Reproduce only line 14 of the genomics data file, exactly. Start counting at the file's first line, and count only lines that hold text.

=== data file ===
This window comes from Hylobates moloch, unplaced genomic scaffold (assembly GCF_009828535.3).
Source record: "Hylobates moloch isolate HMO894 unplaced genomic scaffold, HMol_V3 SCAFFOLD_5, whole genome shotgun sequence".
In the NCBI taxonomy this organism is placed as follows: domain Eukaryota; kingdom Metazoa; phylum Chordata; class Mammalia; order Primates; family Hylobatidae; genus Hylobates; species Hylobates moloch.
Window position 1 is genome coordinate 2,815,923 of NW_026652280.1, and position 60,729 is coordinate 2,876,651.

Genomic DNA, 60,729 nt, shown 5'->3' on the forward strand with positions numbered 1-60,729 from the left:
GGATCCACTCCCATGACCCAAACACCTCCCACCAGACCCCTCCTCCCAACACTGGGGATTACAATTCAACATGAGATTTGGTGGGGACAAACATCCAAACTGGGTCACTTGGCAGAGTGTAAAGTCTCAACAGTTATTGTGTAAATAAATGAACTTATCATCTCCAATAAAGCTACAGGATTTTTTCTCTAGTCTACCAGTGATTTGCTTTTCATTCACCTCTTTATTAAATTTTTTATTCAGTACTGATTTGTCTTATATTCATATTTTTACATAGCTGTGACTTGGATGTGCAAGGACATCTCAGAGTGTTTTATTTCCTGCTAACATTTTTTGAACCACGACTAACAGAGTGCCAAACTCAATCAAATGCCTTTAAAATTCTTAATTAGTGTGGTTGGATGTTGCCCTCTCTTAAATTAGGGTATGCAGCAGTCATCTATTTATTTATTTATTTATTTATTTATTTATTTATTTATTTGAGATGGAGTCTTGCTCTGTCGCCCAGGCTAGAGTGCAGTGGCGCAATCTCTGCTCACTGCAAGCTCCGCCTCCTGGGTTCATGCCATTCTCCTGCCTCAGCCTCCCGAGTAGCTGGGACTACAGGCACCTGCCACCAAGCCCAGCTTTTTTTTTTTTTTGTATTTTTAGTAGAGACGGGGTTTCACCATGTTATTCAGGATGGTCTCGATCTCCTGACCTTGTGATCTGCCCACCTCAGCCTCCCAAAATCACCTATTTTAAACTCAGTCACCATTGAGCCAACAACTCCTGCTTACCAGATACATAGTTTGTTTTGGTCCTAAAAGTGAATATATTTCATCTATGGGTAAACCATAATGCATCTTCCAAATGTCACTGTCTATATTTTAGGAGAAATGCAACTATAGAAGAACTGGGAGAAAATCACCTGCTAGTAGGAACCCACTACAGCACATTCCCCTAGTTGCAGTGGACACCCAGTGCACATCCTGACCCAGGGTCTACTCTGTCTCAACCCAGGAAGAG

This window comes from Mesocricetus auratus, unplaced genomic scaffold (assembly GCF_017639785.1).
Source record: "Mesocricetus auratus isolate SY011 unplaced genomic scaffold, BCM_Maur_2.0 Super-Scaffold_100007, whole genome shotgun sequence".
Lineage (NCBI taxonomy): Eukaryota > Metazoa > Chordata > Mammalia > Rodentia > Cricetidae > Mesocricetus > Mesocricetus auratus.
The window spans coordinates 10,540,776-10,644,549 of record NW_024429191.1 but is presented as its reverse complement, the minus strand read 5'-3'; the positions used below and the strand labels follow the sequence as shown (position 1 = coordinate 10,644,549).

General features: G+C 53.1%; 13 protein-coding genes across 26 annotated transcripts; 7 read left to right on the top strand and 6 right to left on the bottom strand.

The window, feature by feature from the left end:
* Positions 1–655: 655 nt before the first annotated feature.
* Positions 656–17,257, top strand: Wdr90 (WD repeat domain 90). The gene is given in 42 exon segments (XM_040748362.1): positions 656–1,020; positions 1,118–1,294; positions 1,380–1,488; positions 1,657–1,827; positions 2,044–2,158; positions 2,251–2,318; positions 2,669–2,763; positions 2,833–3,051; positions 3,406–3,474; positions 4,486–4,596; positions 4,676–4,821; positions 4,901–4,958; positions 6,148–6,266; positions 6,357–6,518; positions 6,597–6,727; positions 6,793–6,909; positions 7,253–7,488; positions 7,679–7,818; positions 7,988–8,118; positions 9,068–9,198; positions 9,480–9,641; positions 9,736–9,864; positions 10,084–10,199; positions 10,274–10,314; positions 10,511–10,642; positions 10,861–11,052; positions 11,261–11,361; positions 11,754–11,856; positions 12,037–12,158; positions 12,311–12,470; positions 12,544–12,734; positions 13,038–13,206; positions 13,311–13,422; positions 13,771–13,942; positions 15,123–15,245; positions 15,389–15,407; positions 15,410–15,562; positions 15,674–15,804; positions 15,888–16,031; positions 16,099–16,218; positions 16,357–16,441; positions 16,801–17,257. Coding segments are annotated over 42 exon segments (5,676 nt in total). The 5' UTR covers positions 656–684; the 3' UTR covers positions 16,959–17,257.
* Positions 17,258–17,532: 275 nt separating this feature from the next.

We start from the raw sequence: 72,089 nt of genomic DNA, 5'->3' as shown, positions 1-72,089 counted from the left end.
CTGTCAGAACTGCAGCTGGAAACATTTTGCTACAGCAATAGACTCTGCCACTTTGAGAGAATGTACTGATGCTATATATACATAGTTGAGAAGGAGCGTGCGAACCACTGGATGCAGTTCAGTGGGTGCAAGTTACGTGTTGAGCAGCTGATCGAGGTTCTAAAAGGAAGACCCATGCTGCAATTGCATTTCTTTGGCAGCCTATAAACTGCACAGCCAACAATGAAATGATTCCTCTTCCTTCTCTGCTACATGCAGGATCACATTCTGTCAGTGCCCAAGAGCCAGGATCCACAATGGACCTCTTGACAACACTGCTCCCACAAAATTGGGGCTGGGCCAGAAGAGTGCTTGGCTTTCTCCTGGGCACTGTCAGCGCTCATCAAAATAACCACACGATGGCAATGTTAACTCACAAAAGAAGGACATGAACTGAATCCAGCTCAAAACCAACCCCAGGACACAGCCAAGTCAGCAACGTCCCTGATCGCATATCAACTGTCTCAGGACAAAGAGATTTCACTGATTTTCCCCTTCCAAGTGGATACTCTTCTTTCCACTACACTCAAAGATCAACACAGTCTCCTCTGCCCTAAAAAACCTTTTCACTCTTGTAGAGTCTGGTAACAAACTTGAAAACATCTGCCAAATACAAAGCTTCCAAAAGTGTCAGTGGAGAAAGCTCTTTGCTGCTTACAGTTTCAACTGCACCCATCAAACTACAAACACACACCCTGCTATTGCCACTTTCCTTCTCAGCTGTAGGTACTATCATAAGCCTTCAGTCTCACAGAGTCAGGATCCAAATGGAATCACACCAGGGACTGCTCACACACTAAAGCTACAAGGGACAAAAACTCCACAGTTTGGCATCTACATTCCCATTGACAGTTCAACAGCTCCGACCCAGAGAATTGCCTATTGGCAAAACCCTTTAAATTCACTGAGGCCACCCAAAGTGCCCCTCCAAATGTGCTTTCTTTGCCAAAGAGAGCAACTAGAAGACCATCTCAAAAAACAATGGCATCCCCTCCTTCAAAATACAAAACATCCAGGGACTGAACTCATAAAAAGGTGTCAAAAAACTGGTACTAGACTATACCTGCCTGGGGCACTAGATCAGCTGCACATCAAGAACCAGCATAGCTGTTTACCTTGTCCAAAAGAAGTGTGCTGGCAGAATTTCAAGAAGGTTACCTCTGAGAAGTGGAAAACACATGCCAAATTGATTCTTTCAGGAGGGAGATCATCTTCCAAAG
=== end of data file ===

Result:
* Positions 656–17,257, top strand: Wdr90 (WD repeat domain 90). The gene is given in 42 exon segments (XM_040748362.1): positions 656–1,020; positions 1,118–1,294; positions 1,380–1,488; positions 1,657–1,827; positions 2,044–2,158; positions 2,251–2,318; positions 2,669–2,763; positions 2,833–3,051; positions 3,406–3,474; positions 4,486–4,596; positions 4,676–4,821; positions 4,901–4,958; positions 6,148–6,266; positions 6,357–6,518; positions 6,597–6,727; positions 6,793–6,909; positions 7,253–7,488; positions 7,679–7,818; positions 7,988–8,118; positions 9,068–9,198; positions 9,480–9,641; positions 9,736–9,864; positions 10,084–10,199; positions 10,274–10,314; positions 10,511–10,642; positions 10,861–11,052; positions 11,261–11,361; positions 11,754–11,856; positions 12,037–12,158; positions 12,311–12,470; positions 12,544–12,734; positions 13,038–13,206; positions 13,311–13,422; positions 13,771–13,942; positions 15,123–15,245; positions 15,389–15,407; positions 15,410–15,562; positions 15,674–15,804; positions 15,888–16,031; positions 16,099–16,218; positions 16,357–16,441; positions 16,801–17,257. Coding segments are annotated over 42 exon segments (5,676 nt in total). The 5' UTR covers positions 656–684; the 3' UTR covers positions 16,959–17,257.